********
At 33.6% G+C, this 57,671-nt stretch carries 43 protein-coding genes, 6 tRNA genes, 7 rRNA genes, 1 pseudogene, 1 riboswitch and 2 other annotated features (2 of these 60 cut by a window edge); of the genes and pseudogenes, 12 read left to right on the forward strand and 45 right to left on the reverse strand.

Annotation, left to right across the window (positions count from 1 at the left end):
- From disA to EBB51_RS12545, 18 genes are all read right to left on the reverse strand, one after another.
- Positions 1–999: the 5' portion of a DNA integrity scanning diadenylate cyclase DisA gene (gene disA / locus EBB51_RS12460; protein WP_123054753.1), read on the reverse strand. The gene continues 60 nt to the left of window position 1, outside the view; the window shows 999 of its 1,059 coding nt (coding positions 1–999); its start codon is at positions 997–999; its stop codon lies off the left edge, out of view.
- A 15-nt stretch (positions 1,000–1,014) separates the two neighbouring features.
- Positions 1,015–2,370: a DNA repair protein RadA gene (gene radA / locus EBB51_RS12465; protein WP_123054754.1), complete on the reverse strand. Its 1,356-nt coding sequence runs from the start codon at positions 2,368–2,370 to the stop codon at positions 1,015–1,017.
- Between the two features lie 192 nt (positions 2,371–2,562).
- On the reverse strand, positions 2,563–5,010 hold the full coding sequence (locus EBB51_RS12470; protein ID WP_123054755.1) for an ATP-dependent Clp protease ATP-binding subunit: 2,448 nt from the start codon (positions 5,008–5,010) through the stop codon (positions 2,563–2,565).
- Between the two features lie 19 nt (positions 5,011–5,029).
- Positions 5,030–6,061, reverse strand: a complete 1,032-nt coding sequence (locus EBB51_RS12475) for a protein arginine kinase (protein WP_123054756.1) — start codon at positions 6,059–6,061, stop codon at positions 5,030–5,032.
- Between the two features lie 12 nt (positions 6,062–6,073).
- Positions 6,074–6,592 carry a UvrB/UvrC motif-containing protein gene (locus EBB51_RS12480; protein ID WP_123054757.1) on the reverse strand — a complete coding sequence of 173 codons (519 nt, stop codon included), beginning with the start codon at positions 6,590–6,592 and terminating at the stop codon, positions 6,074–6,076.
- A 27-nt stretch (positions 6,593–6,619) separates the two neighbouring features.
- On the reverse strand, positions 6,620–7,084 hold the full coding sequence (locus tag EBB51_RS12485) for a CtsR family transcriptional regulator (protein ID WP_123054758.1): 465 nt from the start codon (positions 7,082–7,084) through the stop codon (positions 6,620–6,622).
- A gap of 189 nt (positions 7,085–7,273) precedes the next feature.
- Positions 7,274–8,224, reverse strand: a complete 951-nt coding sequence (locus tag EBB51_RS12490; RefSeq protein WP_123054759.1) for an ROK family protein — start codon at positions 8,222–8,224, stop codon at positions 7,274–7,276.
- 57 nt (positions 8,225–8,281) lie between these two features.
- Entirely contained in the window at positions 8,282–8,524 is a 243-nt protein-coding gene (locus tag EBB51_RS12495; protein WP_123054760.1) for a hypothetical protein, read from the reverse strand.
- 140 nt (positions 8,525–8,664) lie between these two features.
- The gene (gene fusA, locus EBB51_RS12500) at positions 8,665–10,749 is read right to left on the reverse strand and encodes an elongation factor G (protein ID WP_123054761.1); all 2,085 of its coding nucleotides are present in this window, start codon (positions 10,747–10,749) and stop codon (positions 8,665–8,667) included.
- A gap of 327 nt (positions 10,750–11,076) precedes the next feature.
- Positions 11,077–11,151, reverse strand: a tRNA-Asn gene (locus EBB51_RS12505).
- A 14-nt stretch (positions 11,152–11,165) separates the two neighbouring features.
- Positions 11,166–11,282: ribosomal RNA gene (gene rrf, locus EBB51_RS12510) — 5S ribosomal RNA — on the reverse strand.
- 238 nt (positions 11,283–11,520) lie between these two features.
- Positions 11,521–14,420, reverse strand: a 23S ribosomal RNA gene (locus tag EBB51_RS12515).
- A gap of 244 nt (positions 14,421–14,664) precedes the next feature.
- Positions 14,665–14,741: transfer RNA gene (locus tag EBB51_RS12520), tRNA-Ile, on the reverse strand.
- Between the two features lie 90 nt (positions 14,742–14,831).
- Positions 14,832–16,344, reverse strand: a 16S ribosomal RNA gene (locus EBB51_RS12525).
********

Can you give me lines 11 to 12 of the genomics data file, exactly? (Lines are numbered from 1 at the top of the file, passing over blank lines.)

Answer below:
- Between the two features lie 12 nt (positions 6,062–6,073).
- Positions 6,074–6,592 carry a UvrB/UvrC motif-containing protein gene (locus EBB51_RS12480; protein ID WP_123054757.1) on the reverse strand — a complete coding sequence of 173 codons (519 nt, stop codon included), beginning with the start codon at positions 6,590–6,592 and terminating at the stop codon, positions 6,074–6,076.